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Probation / Parole Information

Pennsylvania Probation/Parole Violation Process*

The outline below will go through the steps of the Violation of Probation/Parole process in Pennsylvania.

Step 1: Sentenced and Placed Under Supervision: Once you plead guilty or are found guilty, you will be sentenced by a Court of Common Pleas Judge. The judge may place you on probation or sentence you to term of incarceration followed by probation. Once placed on supervision, you agree to abide by the rules established by your county’s adult probation and parole department and agree to comply with any terms or special conditions imposed on you by the judge at the time of sentencing. Click on the following links to view sample rules of probation: Delaware County Rules or Chester County Rules. Your supervision may include a term probation or parole. It is important to know the distinction between probation and parole.

Probation vs. Parole:
Probation – when a defendant is to be supervised by the Adult Probation Department and be bound by the department’s rules. Typically, a defendant must report to his probation officer, remain arrest free and submit to drug testing.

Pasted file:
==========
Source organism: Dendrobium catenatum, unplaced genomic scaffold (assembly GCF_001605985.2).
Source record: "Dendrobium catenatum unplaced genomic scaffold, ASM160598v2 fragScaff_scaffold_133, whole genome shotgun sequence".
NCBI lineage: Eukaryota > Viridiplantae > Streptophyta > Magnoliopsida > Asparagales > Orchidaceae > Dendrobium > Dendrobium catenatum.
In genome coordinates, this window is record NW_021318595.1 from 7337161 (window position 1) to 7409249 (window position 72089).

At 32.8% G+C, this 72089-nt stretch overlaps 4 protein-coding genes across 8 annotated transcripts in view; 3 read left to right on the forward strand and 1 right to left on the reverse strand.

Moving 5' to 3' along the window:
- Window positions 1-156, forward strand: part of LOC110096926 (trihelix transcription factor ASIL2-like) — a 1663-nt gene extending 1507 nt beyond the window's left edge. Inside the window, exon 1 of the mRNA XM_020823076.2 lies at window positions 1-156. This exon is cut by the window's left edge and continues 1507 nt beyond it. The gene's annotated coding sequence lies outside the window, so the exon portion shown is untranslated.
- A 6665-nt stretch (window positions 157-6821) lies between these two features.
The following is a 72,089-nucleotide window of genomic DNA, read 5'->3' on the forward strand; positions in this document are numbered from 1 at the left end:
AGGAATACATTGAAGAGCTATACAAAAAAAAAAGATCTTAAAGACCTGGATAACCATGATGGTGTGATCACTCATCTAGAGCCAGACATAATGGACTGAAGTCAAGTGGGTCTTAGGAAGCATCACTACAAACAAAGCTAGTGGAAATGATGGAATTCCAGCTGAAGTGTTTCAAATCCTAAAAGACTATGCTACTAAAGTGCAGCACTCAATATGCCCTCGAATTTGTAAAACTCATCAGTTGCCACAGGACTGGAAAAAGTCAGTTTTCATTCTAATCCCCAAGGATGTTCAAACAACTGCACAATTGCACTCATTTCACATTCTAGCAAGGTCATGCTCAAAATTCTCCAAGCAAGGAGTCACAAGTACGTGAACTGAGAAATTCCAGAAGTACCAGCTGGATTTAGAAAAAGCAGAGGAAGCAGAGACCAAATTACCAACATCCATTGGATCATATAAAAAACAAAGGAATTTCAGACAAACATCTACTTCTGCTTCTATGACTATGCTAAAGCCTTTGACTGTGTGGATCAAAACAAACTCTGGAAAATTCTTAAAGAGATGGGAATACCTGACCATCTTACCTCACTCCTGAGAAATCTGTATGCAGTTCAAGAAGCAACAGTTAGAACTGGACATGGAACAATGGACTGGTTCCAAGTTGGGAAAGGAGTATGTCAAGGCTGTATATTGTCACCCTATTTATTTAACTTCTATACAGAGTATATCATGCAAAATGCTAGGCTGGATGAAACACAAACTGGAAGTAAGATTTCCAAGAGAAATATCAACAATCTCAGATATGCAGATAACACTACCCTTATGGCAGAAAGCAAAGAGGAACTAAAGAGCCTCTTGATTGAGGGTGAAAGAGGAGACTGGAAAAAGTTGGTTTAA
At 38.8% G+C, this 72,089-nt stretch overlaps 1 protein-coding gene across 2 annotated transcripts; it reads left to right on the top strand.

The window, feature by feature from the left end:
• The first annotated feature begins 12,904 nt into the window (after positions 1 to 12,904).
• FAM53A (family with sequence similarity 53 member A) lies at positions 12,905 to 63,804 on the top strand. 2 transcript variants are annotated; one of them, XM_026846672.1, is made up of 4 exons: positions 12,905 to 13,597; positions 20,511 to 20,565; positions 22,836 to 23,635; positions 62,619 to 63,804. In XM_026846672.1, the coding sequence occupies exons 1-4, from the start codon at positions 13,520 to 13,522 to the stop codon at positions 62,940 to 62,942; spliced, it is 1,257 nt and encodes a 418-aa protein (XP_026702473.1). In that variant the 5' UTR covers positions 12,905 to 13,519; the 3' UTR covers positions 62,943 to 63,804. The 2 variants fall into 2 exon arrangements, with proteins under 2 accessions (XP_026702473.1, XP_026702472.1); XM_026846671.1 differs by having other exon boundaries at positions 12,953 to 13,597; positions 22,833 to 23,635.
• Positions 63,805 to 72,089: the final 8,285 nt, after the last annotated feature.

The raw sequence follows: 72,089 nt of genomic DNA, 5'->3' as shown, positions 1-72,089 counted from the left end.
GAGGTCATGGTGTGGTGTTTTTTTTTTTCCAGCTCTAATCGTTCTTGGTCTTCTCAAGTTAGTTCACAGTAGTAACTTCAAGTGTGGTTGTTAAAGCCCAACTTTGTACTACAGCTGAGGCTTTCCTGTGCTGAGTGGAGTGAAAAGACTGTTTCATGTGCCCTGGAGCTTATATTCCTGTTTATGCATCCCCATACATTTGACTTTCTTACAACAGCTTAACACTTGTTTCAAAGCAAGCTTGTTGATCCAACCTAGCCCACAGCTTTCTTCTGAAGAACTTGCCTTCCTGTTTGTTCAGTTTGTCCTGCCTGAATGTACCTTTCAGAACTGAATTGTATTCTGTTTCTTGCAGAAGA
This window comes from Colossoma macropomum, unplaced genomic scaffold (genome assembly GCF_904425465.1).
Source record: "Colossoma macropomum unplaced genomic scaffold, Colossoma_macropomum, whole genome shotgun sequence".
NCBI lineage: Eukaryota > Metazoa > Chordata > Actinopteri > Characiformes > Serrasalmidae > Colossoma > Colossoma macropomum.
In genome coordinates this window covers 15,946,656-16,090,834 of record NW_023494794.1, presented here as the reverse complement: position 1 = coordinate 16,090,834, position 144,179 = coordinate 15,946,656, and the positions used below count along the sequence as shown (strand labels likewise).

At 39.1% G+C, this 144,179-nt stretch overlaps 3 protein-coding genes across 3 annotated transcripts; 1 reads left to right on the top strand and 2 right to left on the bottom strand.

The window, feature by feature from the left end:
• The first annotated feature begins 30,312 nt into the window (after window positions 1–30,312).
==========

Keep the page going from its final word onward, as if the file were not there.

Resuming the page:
Ex. - a common sentence would be 24 months of probation for a misdemeanor charge.
Parole – when a defendant is released from prison before the end of his or her prison sentence. Once the defendant is released he or she will monitored by the county probation/parole department.
Ex. - if you are sentenced to 11 months to 23 months jail time, you may be paroled or released at 11 months. Once paroled, you will be supervised by your county’s probation and parole department until you complete the duration of your sentence (23 months).

Why is it important to know the difference between probation and parole?

Answer: If you are found in violation of probation the judge can resentence you to whatever period of incarceration or probation was available to the judge at the time of sentencing. On the other hand if you are found in violation of your parole the judge cannot sentence you beyond your max date. The following examples will help you understand:
Ex. #1: If you are placed on probation for 24 months and you violate your probation on month 23, the judge could resentence you to another 24 months probation. In other words, the clock starts over and you would have to do your probation all over again.

Ex. #2: Parole is different. If you are found in violation of your parole the judge can only put you in the jail for the maximum term of your sentence. For instance, if you are sentenced to 11-23 months incarceration, paroled on month 11, violate your parole on month 12, the judge can only resentence you to 11 more months. The judge cannot sentence you beyond your max date which would be 23 months.

How is Credit Calculated on a Parole Violation?